Guest post by Donna Nicholson, LPC, from Bethany Christian Services
Emily* was a 36-year-old mother of two and facing an untimely pregnancy when we met.
Her story was long, complicated and, to me, a pregnancy counselor for Bethany Christian Services, very familiar. She came to me contemplating an adoption plan, but hesitantly revealed a more prevailing concern: the domestic violence she experienced and a history of substance misuse. Heroin was the only reprieve she’d found from the traumatic memories that still caused her so much pain.
Emily’s drug use created a wedge in her family—her mother, who was not speaking to Emily, was raising her children. Now, Emily was about to have another child. Emily loved her children, and this, the newest, tiniest addition was no exception.
But she knew she had not overcome her battle with addiction nor healed from the trauma of past abuse. The father of her child did not support her. And she didn’t think she could be the kind of mother her child needed.
Out of an abundance of love, heartbreak, and personal tragedy, Emily would pursue adoption for her newborn child.
An Inaccurate Picture
Popular culture portrays domestic adoption as a decision made by pregnant teens who cannot parent their babies. Likely, that is the narrative most Americans still conjure up at the mention of adoption.
But that picture has been inaccurate for decades or longer.
Through our work at Bethany, most women we see considering adoption today are in their late 20’s to late 30’s and already parenting other children. They’re thinking about adoption because every day is a battle to survive. They do not represent teen pregnancy statistics. In fact, in 2017 the CDC reported a record low rate of babies born to women ages 15-19 years old.
What we’re seeing is a tragic trend indicative of many underlying issues in our nation. These are women, and often fathers too, who desire to love and parent their child, but do not have the resources to be responsible for a new life—whether that’s access to mental health services, a stable job, affordable childcare, or rehabilitation.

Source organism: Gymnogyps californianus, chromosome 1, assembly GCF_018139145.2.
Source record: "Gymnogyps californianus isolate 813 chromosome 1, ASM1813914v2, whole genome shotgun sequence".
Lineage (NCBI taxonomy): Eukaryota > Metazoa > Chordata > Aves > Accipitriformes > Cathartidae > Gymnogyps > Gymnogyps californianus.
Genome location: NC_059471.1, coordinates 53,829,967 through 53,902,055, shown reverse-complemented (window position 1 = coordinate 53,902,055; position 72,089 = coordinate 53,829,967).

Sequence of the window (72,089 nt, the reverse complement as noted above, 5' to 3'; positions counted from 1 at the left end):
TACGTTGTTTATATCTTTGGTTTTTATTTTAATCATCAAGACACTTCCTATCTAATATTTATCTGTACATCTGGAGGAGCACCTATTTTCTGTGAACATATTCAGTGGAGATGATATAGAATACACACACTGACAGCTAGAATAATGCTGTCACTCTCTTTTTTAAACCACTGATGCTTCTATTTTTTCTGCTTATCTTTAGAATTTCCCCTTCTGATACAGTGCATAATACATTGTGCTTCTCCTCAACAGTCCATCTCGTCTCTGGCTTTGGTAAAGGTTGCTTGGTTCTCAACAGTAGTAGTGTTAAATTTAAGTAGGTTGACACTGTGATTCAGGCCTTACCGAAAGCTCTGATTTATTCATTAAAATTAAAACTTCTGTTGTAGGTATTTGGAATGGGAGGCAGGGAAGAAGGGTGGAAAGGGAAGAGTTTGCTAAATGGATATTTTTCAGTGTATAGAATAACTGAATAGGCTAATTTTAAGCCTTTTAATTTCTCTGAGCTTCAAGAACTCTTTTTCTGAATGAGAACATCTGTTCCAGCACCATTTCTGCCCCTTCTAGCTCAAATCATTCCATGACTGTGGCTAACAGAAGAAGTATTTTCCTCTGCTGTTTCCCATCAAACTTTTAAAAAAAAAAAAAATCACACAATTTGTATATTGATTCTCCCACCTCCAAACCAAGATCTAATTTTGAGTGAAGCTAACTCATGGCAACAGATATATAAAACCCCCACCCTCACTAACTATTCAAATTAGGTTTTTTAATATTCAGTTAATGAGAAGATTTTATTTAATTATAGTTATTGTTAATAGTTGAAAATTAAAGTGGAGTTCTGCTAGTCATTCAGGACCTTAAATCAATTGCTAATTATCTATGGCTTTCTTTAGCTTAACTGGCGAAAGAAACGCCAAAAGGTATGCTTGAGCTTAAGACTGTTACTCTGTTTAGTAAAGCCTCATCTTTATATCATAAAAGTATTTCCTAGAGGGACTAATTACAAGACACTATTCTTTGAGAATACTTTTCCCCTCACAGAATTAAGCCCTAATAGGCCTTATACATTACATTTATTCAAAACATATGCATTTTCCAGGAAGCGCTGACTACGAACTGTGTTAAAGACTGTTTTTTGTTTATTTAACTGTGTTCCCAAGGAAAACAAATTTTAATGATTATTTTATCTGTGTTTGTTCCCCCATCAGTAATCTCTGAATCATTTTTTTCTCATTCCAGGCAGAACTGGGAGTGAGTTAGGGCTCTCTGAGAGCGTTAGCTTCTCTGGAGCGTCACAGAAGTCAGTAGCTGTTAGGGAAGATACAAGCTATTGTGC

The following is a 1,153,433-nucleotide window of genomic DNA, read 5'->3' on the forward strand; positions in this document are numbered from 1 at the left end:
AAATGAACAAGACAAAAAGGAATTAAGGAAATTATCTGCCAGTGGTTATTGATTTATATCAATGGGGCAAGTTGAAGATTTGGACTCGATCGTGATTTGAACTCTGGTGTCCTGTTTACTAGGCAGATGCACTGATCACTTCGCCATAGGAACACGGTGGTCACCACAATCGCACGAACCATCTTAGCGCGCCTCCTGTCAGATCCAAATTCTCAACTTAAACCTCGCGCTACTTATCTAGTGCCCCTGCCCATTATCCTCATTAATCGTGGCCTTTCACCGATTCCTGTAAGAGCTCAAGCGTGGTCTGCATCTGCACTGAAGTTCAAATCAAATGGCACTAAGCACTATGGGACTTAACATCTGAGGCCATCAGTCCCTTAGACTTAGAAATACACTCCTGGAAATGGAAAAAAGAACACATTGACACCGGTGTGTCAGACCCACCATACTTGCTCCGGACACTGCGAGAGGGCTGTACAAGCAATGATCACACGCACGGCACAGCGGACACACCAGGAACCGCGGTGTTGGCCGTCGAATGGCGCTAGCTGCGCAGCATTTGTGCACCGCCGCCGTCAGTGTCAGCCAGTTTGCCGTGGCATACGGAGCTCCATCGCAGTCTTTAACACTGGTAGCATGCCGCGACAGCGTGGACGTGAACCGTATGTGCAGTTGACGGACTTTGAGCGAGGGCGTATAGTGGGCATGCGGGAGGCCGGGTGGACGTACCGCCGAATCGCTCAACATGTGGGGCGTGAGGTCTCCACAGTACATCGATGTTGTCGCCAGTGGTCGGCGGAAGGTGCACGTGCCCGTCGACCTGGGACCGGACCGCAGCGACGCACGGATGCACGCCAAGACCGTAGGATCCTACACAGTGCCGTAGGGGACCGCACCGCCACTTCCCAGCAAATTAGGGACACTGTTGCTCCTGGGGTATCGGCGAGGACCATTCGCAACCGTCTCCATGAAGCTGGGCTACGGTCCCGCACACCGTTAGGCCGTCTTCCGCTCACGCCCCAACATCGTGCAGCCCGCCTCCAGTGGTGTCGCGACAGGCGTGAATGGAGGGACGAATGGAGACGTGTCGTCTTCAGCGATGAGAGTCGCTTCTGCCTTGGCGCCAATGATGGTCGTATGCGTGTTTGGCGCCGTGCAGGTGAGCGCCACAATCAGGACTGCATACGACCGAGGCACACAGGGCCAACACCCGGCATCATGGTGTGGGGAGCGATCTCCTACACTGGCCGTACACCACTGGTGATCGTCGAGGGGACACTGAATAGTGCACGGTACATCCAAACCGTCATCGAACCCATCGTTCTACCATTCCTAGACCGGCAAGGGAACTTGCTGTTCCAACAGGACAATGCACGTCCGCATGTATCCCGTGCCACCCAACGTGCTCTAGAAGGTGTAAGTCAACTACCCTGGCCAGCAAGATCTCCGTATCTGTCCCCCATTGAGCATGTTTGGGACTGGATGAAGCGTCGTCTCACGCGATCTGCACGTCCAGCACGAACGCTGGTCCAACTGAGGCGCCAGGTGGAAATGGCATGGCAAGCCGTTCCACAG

We do not often think of drug addicts as mothers, but many are—and no less capable of the immense motherly compassion, empathy, and love for their newborns than any other.
Who Are Birth Moms in America?
Today, many women considering an adoption plan have high Adverse Childhood Experience scores (ACEs). The likelihood of drug use during their pregnancy is high, and they may be less likely to have sought prenatal care. The first connection many women have with an adoption agency is increasingly happening at the hospital at the time of delivery. And because of current COVID-19 precautions, a pregnancy counselor may be the only individual a new mother is able to interact with in-person after labor.
To sit with a new mother in a hospital room as she holds her baby, wrestling with the life-altering decision of parenting versus adoption, is to occupy sacred ground. Even after walking with women in this space for more than a decade, I still feel the magnitude of this decision every time I bear witness to it. I have a special place in my heart for these women.
Birth moms have helped me better understand a side of adoption the world doesn’t talk about much: the impact of stress on a developing baby, the depth of grief and loss, and what it means for adopted children to become disconnected from the birth family, racial identity, birth culture, and community.
The One Thing You Should Know
If there was one thing I desire everyone to know about domestic adoption, it would be that mothers and fathers seeking adoption over parenting have made that choice amid every affection for their child.
In fact, this affection has caused another emerging trend in domestic adoption towards open adoptions. We’re seeing this almost exclusively in our line of social work.
Having a beautiful, open relationship when birth moms struggle with addiction is possible. New parents rightfully are concerned about their child’s safety. In a recent Lifelines article, Bethany’s Angela Welch writes—“Your child’s safety should be your number one priority. But it is important that you don’t confuse uncomfortable with unsafe.”
I recently asked an adoptive parent why a relationship with the birth mother of their child mattered. They said—“It is so wonderful to see how our relationship has had a positive impact on our child’s birth mother. She was surprised that we wanted to have a relationship with her. Our life is much richer having her as part of our extended family even if it becomes challenging at times.”
Respond to Change
Adoption is a messy, beautiful experience full of both grief and joy for the child, the birth family, adoptive family, and their communities. It looks different today than it did decades ago.
We must recognize this and respond in turn by empowering adoptive families with the knowledge and training they need to be aware of their child’s specific needs. By cherishing the humanity of birthmothers and fathers and emboldening their journey to healthy, fulfilling lives. And by promoting families as the restorative glue that can heal the hurts of a nation one by one.
*Emily’s name has been changed to protect her privacy.
Donna Nicholson is the Senior Director of Maternal & Infant Health and Clinical Services at Bethany Christian Services